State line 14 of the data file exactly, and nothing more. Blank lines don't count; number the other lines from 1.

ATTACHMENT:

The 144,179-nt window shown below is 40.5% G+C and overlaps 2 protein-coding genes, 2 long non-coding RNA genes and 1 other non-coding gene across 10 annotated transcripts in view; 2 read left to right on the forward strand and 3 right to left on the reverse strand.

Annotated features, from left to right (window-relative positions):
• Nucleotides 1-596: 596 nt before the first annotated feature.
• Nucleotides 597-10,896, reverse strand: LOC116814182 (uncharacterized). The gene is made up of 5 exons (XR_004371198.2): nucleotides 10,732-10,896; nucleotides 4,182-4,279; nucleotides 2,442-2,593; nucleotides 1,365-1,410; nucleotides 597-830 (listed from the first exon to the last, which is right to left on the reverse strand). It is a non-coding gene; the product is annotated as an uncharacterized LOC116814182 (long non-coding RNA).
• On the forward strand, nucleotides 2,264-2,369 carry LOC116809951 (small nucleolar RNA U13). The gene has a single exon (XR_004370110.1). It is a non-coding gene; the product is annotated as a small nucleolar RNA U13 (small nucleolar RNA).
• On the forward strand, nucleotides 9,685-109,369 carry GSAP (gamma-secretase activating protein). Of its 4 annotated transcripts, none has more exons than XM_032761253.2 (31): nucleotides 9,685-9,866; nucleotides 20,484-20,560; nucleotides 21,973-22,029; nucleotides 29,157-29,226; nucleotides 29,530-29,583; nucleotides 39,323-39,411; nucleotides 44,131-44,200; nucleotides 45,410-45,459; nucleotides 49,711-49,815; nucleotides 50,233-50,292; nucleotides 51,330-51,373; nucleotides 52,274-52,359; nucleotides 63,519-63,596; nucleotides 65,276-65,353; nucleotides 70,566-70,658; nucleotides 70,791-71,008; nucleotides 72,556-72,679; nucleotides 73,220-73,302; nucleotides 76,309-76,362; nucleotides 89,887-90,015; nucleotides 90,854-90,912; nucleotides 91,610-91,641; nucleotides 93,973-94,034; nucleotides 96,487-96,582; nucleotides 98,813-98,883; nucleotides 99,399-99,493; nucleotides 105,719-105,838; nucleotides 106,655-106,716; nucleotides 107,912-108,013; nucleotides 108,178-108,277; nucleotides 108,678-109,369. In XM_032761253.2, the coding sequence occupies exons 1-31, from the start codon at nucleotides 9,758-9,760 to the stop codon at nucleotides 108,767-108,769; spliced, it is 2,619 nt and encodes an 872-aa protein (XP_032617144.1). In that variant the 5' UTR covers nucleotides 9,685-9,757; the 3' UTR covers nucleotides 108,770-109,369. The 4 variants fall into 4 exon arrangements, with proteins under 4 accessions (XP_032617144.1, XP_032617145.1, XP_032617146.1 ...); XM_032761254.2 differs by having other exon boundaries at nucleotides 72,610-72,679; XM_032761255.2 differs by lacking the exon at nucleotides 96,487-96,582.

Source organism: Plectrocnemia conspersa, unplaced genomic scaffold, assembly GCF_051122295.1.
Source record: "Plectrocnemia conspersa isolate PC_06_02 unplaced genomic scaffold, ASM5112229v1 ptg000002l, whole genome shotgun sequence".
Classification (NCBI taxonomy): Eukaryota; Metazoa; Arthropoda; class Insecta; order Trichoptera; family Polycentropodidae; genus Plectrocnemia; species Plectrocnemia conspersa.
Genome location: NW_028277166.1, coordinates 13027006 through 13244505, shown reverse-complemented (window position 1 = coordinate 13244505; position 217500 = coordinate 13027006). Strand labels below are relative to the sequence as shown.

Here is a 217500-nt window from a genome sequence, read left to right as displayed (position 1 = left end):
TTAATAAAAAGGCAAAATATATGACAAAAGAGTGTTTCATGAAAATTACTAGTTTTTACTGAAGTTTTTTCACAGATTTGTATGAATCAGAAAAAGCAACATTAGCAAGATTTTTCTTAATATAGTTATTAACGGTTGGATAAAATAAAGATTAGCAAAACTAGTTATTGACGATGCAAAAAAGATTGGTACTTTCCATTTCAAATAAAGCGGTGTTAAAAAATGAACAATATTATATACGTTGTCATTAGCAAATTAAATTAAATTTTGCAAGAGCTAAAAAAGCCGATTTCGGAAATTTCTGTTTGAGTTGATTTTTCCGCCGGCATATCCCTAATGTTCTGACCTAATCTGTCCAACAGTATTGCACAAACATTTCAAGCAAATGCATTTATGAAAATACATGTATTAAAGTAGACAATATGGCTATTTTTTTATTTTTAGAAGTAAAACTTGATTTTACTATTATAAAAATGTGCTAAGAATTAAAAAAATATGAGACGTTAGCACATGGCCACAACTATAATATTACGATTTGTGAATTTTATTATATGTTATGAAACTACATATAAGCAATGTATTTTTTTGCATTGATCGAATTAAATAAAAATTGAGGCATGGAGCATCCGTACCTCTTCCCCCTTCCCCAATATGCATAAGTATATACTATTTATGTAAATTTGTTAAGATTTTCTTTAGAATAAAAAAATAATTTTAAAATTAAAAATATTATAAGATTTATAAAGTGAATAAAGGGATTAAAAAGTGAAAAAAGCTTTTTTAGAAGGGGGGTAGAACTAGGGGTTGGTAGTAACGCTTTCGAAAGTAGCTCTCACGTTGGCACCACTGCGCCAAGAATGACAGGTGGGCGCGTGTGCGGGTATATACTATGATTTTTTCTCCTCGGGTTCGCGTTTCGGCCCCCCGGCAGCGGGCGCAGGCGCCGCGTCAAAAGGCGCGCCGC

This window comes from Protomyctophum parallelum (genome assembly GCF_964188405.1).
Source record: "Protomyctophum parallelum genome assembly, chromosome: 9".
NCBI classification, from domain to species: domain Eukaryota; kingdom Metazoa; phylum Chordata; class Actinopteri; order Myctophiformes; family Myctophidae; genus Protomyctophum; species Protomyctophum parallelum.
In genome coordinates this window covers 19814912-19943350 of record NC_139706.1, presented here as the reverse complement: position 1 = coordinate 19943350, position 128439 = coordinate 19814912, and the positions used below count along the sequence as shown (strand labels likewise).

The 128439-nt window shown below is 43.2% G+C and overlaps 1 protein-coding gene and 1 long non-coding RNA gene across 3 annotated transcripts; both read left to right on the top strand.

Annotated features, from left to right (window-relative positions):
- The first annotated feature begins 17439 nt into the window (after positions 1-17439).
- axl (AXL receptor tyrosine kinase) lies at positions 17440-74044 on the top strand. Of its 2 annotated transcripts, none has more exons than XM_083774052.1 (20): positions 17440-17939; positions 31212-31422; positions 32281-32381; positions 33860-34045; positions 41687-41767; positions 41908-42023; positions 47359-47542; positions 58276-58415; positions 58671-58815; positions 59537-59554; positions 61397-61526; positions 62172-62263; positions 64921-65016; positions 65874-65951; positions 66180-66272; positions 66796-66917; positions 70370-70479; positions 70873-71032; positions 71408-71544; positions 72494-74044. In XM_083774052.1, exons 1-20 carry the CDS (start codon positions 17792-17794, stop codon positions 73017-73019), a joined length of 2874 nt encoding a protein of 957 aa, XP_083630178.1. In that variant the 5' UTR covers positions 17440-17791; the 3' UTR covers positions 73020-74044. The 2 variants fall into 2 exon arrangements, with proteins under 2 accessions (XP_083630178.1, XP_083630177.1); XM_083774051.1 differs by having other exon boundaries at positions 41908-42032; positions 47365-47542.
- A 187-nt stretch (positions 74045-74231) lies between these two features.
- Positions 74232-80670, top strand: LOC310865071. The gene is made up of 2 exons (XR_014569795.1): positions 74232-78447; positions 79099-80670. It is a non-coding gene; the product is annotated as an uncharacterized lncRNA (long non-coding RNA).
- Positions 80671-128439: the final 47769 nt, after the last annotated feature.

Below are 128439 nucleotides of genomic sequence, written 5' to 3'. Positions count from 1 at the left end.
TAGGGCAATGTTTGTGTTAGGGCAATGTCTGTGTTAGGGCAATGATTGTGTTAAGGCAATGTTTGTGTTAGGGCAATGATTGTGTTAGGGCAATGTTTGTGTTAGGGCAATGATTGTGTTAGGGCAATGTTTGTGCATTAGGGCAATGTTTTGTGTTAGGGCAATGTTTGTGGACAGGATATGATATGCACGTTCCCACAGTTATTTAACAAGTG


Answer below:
Source record: "Protomyctophum parallelum genome assembly, chromosome: 9".